Debt outpacing growth and the case of Japan(Read article summary)
Japan couldn't trick its way out of an economic meltdown, and neither can the US.
Get out your chopsticks! Brush up on your sushi! Learn to read backwards and upside down!
Yesâ€¦weâ€™re going to Japan!
The gist of the Japanese situation is this:
The bubble burst in 1990. But rather than let their big businesses go belly up, the Japanese used every trick in the book. Counter-cyclical deficits up the Shinanho. ZIRP (zero interest rate policy). And QE too.
The economy didnâ€™t grow. It didnâ€™t collapse. It just got stuckâ€¦like a moth in amber. No new jobs. No new output. And get this, Japan is expected to lose 40% of its working age population by 2050.
Growth is expected to be negligible over the next 40 years in Japan. But it will be almost nothing in many other countries too, according to an HSBC report. It estimates that the US will grow at around 1.5% annually. France 1.1%. Denmark, Norway, Sweden â€” barely anything at all.
What does this sound like to you, dear reader? It sounds like the whole developed world going Japanâ€™s way â€” with low growth and high debts from here to eternity.
Growth is stalledâ€¦debts are mounting up. Hello Tokyo!
But waitâ€¦hereâ€™s the Congressional Budget Office telling us that Congress will have those deficits under control in no time.
â€śDeficits to fall sharply, US forecast says,â€ť reports the International Herald Tribune.
What a relief that is! The CBO has crunched the numbers. It has beaten up the 2s. It has punched out the 5s. It has pounded the 6s. And now, finally, like prisoners at Guantanamo, the numbers tell us what we want to hear.
US debt is going down!
Wait a minuteâ€¦are these the same number crunchers who, at the beginning of the 21st century, forecast federal surpluses as far as the eye could see?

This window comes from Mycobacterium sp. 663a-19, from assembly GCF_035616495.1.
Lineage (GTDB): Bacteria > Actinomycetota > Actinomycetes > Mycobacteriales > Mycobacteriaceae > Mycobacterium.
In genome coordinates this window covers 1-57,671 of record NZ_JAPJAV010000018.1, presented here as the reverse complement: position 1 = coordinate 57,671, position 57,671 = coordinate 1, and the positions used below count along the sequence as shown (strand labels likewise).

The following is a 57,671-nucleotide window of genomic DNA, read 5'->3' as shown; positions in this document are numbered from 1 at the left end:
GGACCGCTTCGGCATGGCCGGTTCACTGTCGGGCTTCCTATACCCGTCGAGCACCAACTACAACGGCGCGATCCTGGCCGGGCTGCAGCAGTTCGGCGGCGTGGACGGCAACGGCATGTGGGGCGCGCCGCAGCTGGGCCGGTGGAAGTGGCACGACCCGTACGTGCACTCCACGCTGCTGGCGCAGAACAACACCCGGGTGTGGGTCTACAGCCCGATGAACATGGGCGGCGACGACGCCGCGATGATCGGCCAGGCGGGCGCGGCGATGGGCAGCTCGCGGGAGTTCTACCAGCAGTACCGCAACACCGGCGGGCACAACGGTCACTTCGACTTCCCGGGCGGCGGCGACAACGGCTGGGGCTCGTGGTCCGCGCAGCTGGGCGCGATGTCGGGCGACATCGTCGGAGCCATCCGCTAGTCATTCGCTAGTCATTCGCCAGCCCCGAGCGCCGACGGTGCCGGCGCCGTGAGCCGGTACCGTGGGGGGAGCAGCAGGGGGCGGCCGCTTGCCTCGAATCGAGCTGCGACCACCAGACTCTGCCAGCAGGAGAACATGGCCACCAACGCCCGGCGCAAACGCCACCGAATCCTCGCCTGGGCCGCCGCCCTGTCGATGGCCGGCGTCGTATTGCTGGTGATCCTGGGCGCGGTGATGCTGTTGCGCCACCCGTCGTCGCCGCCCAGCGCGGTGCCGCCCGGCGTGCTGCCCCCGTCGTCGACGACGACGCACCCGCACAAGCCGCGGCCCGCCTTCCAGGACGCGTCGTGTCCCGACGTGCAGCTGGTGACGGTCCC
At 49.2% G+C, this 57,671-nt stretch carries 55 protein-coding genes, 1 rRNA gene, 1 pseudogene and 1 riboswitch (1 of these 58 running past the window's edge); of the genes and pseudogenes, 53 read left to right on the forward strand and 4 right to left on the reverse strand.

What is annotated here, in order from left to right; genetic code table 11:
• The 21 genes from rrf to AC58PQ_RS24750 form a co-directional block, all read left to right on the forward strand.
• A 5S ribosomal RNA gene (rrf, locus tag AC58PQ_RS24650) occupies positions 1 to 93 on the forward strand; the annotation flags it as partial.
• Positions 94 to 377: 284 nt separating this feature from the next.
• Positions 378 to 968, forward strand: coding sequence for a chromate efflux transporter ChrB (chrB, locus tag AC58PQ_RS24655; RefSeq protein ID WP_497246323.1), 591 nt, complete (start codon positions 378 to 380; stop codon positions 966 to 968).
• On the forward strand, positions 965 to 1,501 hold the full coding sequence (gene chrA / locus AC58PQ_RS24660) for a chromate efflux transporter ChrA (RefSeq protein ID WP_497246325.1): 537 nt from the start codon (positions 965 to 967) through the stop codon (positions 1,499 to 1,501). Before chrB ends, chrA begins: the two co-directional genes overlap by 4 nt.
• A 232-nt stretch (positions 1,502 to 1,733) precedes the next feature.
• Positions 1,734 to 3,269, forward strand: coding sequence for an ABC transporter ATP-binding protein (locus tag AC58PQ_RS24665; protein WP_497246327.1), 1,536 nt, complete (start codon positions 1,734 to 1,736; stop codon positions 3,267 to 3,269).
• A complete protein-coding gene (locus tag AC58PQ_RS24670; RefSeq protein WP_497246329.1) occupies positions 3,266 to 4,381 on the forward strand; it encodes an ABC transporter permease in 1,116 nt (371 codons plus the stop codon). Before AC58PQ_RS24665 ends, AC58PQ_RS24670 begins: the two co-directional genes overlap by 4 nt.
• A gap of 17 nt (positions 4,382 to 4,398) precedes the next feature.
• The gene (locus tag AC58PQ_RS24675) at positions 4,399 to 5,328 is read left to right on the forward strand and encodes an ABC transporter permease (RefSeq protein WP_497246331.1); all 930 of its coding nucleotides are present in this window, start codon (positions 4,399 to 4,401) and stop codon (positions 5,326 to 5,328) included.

Yes, it is!
But, okay, that didnâ€™t work out exactly as planned. They crunched the numbers but then the numbers got un-crunched on their own. Damned numbers! You just canâ€™t trust them.
So, how can we trust these numbers?
Thatâ€™s just it, dear reader, we canâ€™t. In order to work out as planned, they require:
1. Congress has to let the Bush tax cuts expire on schedule. Hmmmâ€¦ Will that happen? Beats us. It probably depends on who wins the elections in Novemberâ€¦which probably depends on what the economy does between now and thenâ€¦which probably depends on more things than we can begin to estimate and compute.
But the central idea of it â€” that Congress will act responsibly â€” seems like something you canâ€™t say with a straight face. Will pandas stop eating bamboo? Will teenagers stop slouching? Will liquor stores make free home deliveries? Nope. Everything has a nature of its own. And the nature of Congress is to spend money it doesnâ€™t have on things it doesnâ€™t need. And then to push the bill onto the next Congressâ€¦the next administration and the next generation.
2. Not only do taxes have to go up, so does economic growth. Thereâ€™s a problem right there. According to prevailing theories, if you increase taxes during a de-leveraging spell, you donâ€™t get faster rates of GDP growth. You get slower growth.
The CBO acknowledges this problem, to a degree. It allows as how unemployment may go up, thanks to the tax increases. In fact, they say it will go to 9% in 2013.
How will the President, Congress and the Fed react to rising unemployment? Mightnâ€™t it tempt them to engage in a little more counter-cyclical stimulusâ€¦at the expense of the tax cuts?
And what happens to growth rates? The CBO figures that growth can outstrip deficits. Maybe. Maybe not. Now, itâ€™s not even close. Thereâ€™s a $1.1 trillion deficit this year. Growth? Maybe a fifth of that. In other words, debt is growing 5 times faster than the economy.
During Mr. Obamaâ€™s first (and maybe last) term, US debt will grow by more than $5 trillion. Another term like that and weâ€™ll be over $20 trillion.
And already the weight of debt is pressing down growth ratesâ€¦and itâ€™s getting worse.
And if HSBC is right, US growth will be very slow. Will deficits also be very low? Below 1.5% of GDP? Down from over $1 for the last 4 years to under $225 billion for the next 40?
Heck, weâ€™re as soft-headed as anyone. Weâ€™d like to see the whole problem go away too. And maybe it willâ€¦
But we wouldnâ€™t bet on itâ€¦
Â for The Daily Reckoning